Trend Rending

Alex Bone

Has this ever happened to you? You are trying to get in touch with a friend, which, these days, doesn’t involve a phone call or a letter. Maybe you are going to go old school and send an email, instead of a text.

“Hey man, we are heading out to 151 for a few nights—the usual place. We will be BBQin, playing horseshoes, the whole bit. Do you think you can make it?”

They reply, “cool.”

As Chuck Noise recently pointed out, our communication window is quickly shrinking. We all know this, but that is not what I am here to discuss. What I am wondering is how far will the spill off from this cultural shift towards brevity go? In particular, how might it affect music in its various forms?

But in most respects it was merely a mobile stereo, other than the fact that I was now isolating myself from the rest of the world.  But, then again, it did help “the voices.”

In recent times, our options have increased. Music videos in some respects mixed our stereos with live performances. Now online services, such as U-tube, put a myriad of options at our fingertips 24/7, and as Tony Ballz is so happy to point out, it’s free! Still, this begs the question as to how, or if, this current trend of ADD-driven sound bites will effect music. How many times has someone posted a music video link in your email or Facebook page? Do you look at it, and if you do, do you bother to watch the whole thing?

“Come on man, that video was almost three minutes long, I don’t have time for that.”

Thanks to the punk movement, the eighties saw the invention of the incredibly shrinking song. Where the rock dinosaurs thought bigger was better, punkers could get a whole song belted out before Keith Moon could dig his drumsticks out of the woofer. In 1983 Poison Idea put out the album, Pick Your King. It has thirteen songs and is less than sixteen minutes long. Now, it seems the current trend in punk is for longer dirge songs, but we’ll see how long that lasts. Will some of the newer modern bands, which have members that grew up on text messages and My Space, create a new style of mini-music? Five years from now, will we be hearing mega short sound bite songs?  Just like the little twenty second diddies that I can check out on my cell phone or blast from my Face Book page and then quickly move on.org.  In an age where no one has the attention span to even bother to call a friend, when text messages will do, will music also tread down this Twittered path?  On a related example, this post was originally the length of War and Peace, until Winslow got a hold of it.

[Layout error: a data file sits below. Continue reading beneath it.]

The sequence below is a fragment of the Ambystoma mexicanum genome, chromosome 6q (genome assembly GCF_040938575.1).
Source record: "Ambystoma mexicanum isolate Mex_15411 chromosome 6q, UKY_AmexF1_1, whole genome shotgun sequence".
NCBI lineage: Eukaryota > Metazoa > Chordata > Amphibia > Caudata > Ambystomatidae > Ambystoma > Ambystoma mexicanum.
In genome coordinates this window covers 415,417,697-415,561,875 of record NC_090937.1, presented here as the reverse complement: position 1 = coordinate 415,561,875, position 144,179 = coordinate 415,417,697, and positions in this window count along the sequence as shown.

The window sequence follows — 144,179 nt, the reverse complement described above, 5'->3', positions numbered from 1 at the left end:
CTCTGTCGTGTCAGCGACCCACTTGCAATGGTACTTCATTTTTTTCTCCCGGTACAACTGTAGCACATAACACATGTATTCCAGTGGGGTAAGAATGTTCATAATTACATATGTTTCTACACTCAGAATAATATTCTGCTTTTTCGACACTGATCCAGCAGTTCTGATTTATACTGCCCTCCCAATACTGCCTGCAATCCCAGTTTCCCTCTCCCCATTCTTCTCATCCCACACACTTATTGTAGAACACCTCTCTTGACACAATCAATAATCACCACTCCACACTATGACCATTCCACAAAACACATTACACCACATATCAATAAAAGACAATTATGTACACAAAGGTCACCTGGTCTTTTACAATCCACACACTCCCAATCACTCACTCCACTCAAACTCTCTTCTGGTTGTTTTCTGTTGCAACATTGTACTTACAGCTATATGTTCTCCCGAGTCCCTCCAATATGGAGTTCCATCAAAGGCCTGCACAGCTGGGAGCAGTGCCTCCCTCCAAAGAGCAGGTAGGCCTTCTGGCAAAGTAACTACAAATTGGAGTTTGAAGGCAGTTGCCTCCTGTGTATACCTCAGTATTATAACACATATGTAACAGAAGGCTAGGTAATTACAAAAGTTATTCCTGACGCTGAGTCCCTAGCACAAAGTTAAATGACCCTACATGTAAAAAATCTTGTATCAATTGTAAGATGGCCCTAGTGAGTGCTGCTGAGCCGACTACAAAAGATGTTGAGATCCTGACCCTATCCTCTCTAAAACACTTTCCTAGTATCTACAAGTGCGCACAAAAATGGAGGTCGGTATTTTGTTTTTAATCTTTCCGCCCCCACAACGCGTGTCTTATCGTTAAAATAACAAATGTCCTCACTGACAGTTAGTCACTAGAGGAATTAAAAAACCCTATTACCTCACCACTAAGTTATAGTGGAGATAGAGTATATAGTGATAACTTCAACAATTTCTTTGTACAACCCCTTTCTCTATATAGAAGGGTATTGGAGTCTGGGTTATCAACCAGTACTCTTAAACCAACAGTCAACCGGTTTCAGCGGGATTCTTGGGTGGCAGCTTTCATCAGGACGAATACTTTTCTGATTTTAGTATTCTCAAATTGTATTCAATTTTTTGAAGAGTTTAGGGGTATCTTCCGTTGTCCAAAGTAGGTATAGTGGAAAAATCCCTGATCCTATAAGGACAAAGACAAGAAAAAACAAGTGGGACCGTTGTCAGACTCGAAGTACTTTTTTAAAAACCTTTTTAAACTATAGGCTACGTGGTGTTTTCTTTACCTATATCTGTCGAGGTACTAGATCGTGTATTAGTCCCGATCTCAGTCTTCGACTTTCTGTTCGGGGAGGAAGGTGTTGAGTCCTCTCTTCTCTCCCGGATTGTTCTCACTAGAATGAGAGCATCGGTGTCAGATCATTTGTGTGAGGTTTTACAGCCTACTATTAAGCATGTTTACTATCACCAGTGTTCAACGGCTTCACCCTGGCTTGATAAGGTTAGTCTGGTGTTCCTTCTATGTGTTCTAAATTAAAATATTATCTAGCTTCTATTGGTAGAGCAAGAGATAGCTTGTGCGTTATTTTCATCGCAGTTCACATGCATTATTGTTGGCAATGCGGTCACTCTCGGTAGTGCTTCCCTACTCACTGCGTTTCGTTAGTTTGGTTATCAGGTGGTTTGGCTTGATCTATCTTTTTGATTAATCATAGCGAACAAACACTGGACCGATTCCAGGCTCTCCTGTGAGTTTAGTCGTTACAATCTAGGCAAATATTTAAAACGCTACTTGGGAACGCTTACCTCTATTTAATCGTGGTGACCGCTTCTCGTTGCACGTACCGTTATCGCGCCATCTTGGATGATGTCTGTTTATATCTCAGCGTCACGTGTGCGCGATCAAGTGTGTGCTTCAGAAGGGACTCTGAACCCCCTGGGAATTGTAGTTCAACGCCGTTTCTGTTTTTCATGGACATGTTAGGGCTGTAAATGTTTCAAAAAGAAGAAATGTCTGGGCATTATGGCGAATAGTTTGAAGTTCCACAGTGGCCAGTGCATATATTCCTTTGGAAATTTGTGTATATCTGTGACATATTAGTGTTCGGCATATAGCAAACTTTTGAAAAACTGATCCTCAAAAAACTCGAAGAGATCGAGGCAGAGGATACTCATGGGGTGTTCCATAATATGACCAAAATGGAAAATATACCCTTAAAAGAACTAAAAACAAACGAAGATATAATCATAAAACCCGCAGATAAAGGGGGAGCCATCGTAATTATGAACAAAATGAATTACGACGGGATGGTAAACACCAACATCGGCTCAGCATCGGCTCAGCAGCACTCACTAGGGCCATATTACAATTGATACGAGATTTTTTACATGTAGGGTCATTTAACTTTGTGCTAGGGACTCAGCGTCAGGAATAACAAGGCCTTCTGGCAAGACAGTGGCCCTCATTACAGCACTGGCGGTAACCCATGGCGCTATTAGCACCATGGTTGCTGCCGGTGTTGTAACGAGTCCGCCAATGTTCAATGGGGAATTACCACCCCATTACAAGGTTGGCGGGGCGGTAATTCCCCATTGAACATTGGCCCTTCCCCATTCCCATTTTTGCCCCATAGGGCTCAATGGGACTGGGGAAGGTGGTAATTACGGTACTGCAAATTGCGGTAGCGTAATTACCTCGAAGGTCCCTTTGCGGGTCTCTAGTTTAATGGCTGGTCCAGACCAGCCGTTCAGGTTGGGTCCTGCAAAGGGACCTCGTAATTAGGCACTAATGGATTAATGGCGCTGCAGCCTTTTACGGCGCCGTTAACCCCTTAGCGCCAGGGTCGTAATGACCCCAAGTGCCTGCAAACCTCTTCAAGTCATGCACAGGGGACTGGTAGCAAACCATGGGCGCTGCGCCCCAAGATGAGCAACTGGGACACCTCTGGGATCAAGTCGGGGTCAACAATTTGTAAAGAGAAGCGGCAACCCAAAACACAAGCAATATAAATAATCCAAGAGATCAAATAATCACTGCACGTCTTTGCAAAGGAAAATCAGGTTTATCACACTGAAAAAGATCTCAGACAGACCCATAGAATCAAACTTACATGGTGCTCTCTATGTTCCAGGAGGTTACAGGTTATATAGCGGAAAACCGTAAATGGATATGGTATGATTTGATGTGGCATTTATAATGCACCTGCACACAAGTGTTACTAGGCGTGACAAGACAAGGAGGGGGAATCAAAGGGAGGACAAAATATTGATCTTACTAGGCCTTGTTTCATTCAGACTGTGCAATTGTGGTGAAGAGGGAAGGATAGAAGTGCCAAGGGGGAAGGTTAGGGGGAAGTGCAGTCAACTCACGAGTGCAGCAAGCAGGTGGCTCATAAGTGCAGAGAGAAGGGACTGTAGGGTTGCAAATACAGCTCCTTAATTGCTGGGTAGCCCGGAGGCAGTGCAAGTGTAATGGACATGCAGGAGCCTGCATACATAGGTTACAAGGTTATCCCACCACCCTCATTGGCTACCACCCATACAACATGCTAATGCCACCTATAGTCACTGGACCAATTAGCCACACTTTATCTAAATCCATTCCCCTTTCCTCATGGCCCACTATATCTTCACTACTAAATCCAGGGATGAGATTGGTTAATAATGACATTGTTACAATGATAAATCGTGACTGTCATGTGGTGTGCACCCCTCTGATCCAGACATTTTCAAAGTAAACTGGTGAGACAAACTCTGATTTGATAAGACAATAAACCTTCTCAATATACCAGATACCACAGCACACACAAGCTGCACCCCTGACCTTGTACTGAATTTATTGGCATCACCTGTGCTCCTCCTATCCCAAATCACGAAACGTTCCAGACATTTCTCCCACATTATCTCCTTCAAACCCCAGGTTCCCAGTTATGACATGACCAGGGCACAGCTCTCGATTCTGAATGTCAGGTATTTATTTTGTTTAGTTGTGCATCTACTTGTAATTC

I could be way off on this, but if you are listening to your middle school daughter hum some half minute tune, a few years from now, remember you heard it hear first.

  • Problems on the double,
  • Try to burst my bubble
  • Chaos all around
  • Feet never touch the ground
  • (4 second guitar solo)
  • I don’t know why
  • Fingers to the sky
  • I might as well try
  • Before I flippin die.

“Sorry Mr. Bone, but that song is a little longer than what we are looking for. If you can trim it down to half that size, maybe we could work out a deal.”

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Alex Bone

Alex Bone

Alex Bone (Michael D. Griffiths) is a man who likes to keep busy, too bad it mostly involves cleaning squirrels. In the past, his writing has been published in numerous periodicals and anthologies sometimes even published by someone else. He was awarded first place in Withersin’s 666 contest, which he was told will later give him the Golden Ticket tour of the third plane of Hell. He is on the staff of The Daily Discord, Cyberwizard Productions, SFReader, and on the Board of Directors for the Society of Advanced Humans that Seek to Live as Viking Ninjas. His series The Chronicles of Jack Primus is available through Living Dead Press. After being bitten by a zombie, his attentions have turned toward the walking dead and he has begun a new Zombie Apocalypse series called the Eternal Aftermath. When he discovered that he was a cloned from Eric the Red’s DNA, he wrote the Science Fiction series Skinjumpers. Later while experimenting with strange fungus, he slipped into a Fantasy world ruled by the mad mage Dalsala Den. 

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